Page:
By Val Igwebuike.

I am no longer asking why the once enviable educational standard of Imo state is perennially dwindling in an alarming rate. I have seen the reason. 

It is sad and very unfortunate!

As the academic year has begun after the Xmas celebration, I had a need to register a girl that has come to stay with my mother for little domestic cores. Having been recently relocated to my village from Port Harcourt, where my parents were staying, it becomes necessary that the girl attend the primary school in my village, where we all had our Initial primary education with excellently brilliant performances.

As a lover of knowledge, and strong believer of meritorious educational excellence, I decided to take th e girl to school for registration. The stark realities on ground was not only pitiably but also painful.

After the necessary enquiry I had gone for, the Headmistress, hearing I had started my educational journey from the presently structurally ravaged primary school, gave a methodical narration of the teething problems of the school.

One, the primary school as many others in the state is grossly short staffed. Some classes are without teachers even as you read this factual piece. This is a state in which the rate of unemployment has outrageously increased to a devastating height. Because, the government is overtly insensitive to the plight of the schools, and the welfare of the pupils, the Headmistress had to invite the parents to help with the provision of some local teachers, who are being paid from the financial contributions of the poor village dwellers.

Under this palliative arrangement, a teacher is paid as low as Five thousand naira per month. What a sad development! How unfortunate!

This is not the end of her terribly ear-blocking information. Some of the old teachers they have could go to the state government to bribe their way out of the village to any city or place of their choice against statutory academic arrangement. All they need do is to pay the amount as demanded by the government officials.

Under this obnoxious procedure, the schools and the Head teachers in the rural areas are left totally defenseless and miserable; leading to innocent pupils staying in the classes without learning.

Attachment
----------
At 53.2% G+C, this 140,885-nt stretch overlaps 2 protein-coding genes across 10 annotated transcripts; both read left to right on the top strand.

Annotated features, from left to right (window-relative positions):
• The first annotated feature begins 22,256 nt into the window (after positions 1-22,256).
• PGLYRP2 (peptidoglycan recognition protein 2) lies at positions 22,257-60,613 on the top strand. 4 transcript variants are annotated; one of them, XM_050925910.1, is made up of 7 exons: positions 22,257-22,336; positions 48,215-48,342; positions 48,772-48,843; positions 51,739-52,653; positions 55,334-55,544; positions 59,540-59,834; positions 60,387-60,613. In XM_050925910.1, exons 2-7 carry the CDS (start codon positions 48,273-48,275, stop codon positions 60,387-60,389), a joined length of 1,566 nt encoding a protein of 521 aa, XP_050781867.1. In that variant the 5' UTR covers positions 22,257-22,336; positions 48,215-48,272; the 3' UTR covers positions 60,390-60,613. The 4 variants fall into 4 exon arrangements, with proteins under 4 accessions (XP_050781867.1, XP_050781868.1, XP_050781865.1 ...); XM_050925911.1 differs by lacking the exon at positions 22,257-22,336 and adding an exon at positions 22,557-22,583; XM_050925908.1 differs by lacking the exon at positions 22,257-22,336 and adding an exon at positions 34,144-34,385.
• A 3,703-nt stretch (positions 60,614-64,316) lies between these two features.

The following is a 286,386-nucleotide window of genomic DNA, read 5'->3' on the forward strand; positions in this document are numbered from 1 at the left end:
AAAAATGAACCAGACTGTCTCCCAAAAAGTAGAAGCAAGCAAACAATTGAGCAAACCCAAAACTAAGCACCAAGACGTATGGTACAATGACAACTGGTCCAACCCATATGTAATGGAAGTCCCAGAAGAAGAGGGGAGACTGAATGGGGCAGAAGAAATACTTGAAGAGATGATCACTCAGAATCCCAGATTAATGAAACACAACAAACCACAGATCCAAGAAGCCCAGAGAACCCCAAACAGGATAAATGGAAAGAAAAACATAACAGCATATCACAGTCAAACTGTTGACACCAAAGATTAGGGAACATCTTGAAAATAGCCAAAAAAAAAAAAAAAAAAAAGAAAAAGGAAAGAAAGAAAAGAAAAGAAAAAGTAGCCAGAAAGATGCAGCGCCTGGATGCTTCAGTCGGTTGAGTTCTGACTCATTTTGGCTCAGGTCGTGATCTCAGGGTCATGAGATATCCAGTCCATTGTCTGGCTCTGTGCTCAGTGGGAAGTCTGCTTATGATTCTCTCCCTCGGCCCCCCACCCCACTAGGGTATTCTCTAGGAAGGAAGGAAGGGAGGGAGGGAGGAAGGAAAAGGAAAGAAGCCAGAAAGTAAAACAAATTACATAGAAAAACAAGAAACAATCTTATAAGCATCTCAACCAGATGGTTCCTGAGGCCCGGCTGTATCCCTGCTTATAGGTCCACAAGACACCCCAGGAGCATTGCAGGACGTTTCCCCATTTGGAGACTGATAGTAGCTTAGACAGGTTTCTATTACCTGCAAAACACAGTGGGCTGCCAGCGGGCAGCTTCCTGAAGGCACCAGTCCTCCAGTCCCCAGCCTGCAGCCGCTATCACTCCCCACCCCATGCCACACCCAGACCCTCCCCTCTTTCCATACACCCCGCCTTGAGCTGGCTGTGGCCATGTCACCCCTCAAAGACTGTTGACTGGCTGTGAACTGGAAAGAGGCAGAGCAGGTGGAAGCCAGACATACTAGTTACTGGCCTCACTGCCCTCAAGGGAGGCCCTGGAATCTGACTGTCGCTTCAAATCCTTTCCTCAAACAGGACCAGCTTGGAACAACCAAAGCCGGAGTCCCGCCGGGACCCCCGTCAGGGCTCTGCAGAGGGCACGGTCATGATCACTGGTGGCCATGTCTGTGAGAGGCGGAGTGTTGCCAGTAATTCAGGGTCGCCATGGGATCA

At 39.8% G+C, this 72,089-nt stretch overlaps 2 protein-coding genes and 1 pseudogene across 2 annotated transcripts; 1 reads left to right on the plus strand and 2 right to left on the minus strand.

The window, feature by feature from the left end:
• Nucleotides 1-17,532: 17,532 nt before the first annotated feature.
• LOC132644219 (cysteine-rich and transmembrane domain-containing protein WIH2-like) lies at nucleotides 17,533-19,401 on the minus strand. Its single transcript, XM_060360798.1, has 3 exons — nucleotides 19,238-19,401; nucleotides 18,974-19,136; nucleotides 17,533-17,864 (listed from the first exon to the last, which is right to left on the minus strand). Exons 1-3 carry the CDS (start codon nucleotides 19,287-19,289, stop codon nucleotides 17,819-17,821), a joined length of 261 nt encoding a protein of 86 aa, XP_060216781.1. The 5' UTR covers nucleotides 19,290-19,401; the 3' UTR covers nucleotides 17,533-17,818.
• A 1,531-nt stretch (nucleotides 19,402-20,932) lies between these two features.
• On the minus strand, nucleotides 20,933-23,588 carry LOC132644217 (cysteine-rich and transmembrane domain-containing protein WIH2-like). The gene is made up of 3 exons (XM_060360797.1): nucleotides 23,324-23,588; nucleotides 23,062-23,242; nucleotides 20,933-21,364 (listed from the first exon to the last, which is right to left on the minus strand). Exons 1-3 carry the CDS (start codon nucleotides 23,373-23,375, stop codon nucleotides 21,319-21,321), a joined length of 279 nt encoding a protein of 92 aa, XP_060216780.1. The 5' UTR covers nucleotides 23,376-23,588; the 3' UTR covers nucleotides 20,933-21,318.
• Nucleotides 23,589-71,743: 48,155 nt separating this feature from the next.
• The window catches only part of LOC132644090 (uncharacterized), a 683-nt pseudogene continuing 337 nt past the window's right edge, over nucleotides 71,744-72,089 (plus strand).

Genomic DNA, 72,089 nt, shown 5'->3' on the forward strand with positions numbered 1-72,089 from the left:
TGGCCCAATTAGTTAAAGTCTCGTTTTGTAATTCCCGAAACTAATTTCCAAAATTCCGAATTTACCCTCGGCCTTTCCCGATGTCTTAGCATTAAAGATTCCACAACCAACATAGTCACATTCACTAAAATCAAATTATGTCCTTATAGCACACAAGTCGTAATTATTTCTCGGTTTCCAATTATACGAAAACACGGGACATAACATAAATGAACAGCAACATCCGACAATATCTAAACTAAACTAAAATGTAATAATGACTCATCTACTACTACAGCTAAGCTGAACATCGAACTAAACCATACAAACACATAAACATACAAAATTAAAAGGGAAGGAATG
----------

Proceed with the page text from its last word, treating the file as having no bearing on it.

Again, and most astonishing is the revelation that serious punishment awaits any school authority that complains or make this ugly situations in our public primary schools known to the general public. This is dictatorship of the highest order.

All these are happening in Imo state, where Gov Rochas prides himself as the pioneer of free education in the East of the Niger. Let it be made clear that I am not writing this to reduce the electoral clout of Gov Rochas for any political reason as many myopic people may adduce. Rather, I am doing my work as a man in the pen profession.

Furthermore, it is societally damaging to see everything from the eyes of politics. Politicians must come to the knowledge that the central essence of politics is the patriotic use of political power to build a better and prosperous society through the provision of sound and qualitative education. 

It is possible that Gov Rochas may not be aware of the extortive and criminal conducts of his education administrators, and the unbearable sufferings of the rural teachers and their defenceless pupils. 

This is why it becomes imperative for men of the pen profession to ensure fearless exposure of evil and criminality in Imo state.

The state government should endeavour to maintain a reliable searchlight that can beam into all nooks and crannies of the state to unravel all hidden political, economic, educational and sociocultural atrocities committed by senior government officials.

What I saw and heard is the reason for the poor academic performances of our students and pupils in recent times. 

We are duty bound to raise our voices high in condemnation of this abominable development in our primary schools.

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